NUWAIDRAT, Bahrain Two bulldozers and two large trucks are busy removing a large pile of stones, wood and prayer carpets on a large square -- all that remains of a small Shi'ite mosque in the Sunni-ruled kingdom of Bahrain.
"Do you see this ? This was a mosque until this week. They destroyed it," said a Shi'ite man, stopping his car in this poor Shi'ite village outside the capital Manama to point to another heap of masonry, where residents say another mosque once stood.
A religious book lies on top of stones next to a carpet, branches of a palm tree and parts of a gate of a mosque, one of three reduced to rubble next in a residential area.
"It was an old mosque," said the driver, who like other residents declined to give his name for fear of reprisals.
Last month the royal family in Bahrain, home to the U.S. Navy's Fifth Fleet, quelled mainly Shi'ite protests inspired by Arab revolts elsewhere, declaring martial law and calling in troops from Saudi Arabia and other Sunni-ruled Gulf neighbours.
Hundreds of Shi'ites have been detained and others fired from public sector jobs, the opposition says. The government says it targets only people who committed crimes in the unrest.
Now majority Shi'ites say the authorities have begun pulling down their mosques, a policy likely to inflame sectarian tensions further among the island's 600,000 nationals.
The Justice Ministry acknowledges that what it calls illegally built structures, which it does not refer to as mosques, are being torn down. "The ministry will provide legal alternatives for buildings with a licence for those cabins and facilities being removed," it said on its website.
A Shi'ite mosque administrator, who gave his name only as Ali, said the religious authorities "didn't have a clue" when he called them to inquire about the demolitions.
"The next day another mosque was gone here," he said, drinking tea with other residents in the shade of a house wall.
"Security troops and civil defence personnel came in the night with bulldozers and removed this mosque."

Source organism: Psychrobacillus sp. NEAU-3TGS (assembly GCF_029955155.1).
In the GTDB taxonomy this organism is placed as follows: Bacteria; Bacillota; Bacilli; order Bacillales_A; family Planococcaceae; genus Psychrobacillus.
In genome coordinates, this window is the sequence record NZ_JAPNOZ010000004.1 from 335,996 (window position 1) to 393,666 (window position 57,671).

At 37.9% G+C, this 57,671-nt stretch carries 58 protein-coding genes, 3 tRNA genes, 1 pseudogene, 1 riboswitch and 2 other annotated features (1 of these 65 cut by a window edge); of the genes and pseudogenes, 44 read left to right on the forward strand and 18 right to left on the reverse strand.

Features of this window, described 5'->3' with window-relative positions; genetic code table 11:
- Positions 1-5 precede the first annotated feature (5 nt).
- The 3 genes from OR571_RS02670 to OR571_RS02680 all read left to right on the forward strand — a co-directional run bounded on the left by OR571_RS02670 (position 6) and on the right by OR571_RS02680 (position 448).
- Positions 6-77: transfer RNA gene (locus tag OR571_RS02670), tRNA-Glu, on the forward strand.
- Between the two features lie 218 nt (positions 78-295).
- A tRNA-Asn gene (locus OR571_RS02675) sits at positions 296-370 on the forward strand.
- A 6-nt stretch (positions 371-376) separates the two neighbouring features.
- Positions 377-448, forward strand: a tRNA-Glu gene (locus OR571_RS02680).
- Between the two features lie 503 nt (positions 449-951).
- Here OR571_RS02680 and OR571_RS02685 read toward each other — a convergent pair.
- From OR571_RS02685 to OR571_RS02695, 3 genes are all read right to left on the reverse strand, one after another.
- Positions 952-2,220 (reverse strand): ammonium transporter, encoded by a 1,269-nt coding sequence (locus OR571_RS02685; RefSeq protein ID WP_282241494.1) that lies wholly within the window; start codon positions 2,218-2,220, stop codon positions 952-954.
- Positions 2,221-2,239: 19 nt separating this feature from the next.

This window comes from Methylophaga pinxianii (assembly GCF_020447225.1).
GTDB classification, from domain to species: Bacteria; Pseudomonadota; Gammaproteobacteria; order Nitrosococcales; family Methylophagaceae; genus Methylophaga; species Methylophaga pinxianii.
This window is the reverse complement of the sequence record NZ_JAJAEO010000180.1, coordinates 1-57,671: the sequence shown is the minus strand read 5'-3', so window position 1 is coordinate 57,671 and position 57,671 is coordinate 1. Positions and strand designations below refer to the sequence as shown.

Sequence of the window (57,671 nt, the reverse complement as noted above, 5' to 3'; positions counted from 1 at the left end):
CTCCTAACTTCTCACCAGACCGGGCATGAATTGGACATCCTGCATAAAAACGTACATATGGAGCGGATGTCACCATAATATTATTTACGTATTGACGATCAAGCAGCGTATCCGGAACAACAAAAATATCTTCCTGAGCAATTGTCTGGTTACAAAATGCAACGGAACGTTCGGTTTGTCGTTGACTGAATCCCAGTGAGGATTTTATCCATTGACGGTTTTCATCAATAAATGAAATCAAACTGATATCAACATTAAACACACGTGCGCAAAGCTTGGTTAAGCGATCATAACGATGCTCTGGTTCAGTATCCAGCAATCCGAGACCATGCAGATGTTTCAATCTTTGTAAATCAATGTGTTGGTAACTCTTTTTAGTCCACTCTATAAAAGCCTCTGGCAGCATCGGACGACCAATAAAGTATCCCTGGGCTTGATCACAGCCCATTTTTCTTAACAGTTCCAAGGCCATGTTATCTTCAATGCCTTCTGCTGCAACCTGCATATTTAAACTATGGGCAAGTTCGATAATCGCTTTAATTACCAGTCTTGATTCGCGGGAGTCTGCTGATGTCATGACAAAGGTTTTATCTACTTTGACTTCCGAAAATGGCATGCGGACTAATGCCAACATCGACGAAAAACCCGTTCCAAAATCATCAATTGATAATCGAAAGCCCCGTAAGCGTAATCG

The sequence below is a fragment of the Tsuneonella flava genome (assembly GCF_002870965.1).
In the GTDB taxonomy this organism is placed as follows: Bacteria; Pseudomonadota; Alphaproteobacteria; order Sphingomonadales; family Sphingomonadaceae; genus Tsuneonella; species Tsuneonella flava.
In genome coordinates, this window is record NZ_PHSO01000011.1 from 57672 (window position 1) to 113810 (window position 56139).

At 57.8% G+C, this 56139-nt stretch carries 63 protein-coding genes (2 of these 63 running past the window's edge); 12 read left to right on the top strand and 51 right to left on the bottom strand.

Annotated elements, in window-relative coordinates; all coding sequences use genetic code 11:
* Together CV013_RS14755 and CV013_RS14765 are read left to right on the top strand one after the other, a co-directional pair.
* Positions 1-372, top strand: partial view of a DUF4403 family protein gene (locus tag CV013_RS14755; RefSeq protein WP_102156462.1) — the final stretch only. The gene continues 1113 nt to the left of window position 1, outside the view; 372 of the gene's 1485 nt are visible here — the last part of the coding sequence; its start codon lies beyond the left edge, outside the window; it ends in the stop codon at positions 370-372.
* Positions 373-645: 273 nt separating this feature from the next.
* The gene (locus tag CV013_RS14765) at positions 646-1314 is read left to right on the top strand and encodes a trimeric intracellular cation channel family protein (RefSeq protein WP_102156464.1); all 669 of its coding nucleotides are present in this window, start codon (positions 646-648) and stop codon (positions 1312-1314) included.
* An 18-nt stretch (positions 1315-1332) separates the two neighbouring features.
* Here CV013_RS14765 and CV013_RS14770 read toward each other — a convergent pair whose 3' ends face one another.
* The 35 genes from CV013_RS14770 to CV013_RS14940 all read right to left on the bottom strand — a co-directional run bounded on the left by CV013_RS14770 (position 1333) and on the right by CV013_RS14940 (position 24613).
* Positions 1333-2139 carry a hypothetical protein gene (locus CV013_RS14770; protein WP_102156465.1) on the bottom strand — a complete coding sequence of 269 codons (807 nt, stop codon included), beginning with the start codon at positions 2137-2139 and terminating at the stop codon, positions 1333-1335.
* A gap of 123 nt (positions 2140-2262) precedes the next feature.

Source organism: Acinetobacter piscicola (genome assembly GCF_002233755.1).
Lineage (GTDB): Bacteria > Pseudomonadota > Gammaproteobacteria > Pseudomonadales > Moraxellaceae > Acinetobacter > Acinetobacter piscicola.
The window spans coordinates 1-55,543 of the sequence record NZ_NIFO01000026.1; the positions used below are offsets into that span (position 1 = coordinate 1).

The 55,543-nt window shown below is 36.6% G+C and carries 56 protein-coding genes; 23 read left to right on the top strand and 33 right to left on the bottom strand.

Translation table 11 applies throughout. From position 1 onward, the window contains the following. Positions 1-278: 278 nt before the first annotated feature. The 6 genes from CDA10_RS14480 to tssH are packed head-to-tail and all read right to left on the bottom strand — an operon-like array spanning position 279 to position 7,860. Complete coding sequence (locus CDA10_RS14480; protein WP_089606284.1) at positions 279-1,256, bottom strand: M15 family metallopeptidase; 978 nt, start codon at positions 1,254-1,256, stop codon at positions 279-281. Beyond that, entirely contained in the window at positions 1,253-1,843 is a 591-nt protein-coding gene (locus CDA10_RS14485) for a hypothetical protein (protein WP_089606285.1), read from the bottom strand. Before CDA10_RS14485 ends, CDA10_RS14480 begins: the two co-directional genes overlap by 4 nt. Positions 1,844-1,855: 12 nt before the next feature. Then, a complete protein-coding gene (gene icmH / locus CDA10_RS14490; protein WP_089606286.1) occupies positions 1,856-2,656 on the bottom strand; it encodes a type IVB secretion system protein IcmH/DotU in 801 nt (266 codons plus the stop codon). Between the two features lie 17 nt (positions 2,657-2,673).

Faisal Fulad, of the Bahrain Human Rights Watch Society, a Sunni politician close to government thinking, denied the policy was discriminatory. Large or old mosques were not affected.
"These are small mosques, buildings built there without papers," he said. "If you want to build a church in Germany or England you need to apply for a licence," he said.
But villagers in Nuweidrat, a decrepit place a half-hour's drive from Manama but a world away from its fancy hotels and bars, feel the demolitions typify anti-Shi'ite prejudice.
"They destroyed the mosques because we are Shi'ites," said one man, sitting on the ground with a circle of friends.
Majority Shi'ites have long complained of sectarian discrimination in a country where the hardline Sunni prime minister, the king's uncle, has held his post for four decades.
"The destroyed mosques all had electricity and were registered with the proper authority," said a man in his 40s.
The main opposition group Wefaq, which withdrew its 18 deputies in protest against the crackdown, said some 25 Shi'ite mosques had been razed since then.
"Some mosques were 20 or 30 years old, some had an older heritage," said a Wefaq leader, Sheikh Ali Salman, adding that some might have existed before the government required licences.
Daniel Williams at New York-based Human Rights Watch (HRW) said he was surprised by the government's sudden interest in mosque licences when it was busy with security issues.
"The government knew about these mosques. They tolerated them for a long time," Williams said. "The sudden action makes it suspicious. This is not an isolated incident."
Thursday, Amnesty International said government opponents faced a "relentless and violent crackdown" in Bahrain.
The Shi'ite mosque demolitions are taking place while the government is trying to show that life has returned to normal.
Pro-government media quote officials, businessmen and expatriates thanking security forces for ending the unrest.
The king has ordered compensation for soldiers and security staff wounded in the protests, including housing and other benefits for their families, state media said Friday.
Sunni rights activists acknowledge some violations by security forces that should be investigated, but say the crackdown was needed to stop chaos after radical Shi'ite parties called for the overthrow of the ruling Khalifa family.
"Like in any other country you need to restore stability," said Fulad. "The radical parties stole the demands of others."
Moderate Shi'ites also accept that some Sunnis had suffered some Shi'ite violence which should be investigated, but point to what they say is random sectarian mistreatment of Shi'ites.
"Look what they did to me at a checkpoint," said Abu Ahmed, a Shi'ite driver in his 30s, removing his shirt to show two long bloody cuts on his back. "A soldier asked whether I was Shi'ite and when I said yes he asked me the king's name. I did so, but did not give his full title so he beat me with a baton."
"Then he asked me to recite the text of the national anthem but I couldn't. So he hit me again," he said, before logging a complaint at Wefaq headquarters, which shares such accounts with human rights groups. "They finally let me go but it was scary."
Such incidents are hard to verify. The government says all claims of abuse will be investigated. Reuters interviewed eight Shi'ites who said they had been abused at checkpoints or elsewhere by the security forces, which are dominated by Sunnis.
"I heard several accounts of verbal and physical abuses at checkpoints," said HRW's Williams. "I find them credible."
(Editing by Alistair Lyon and Jon Hemming)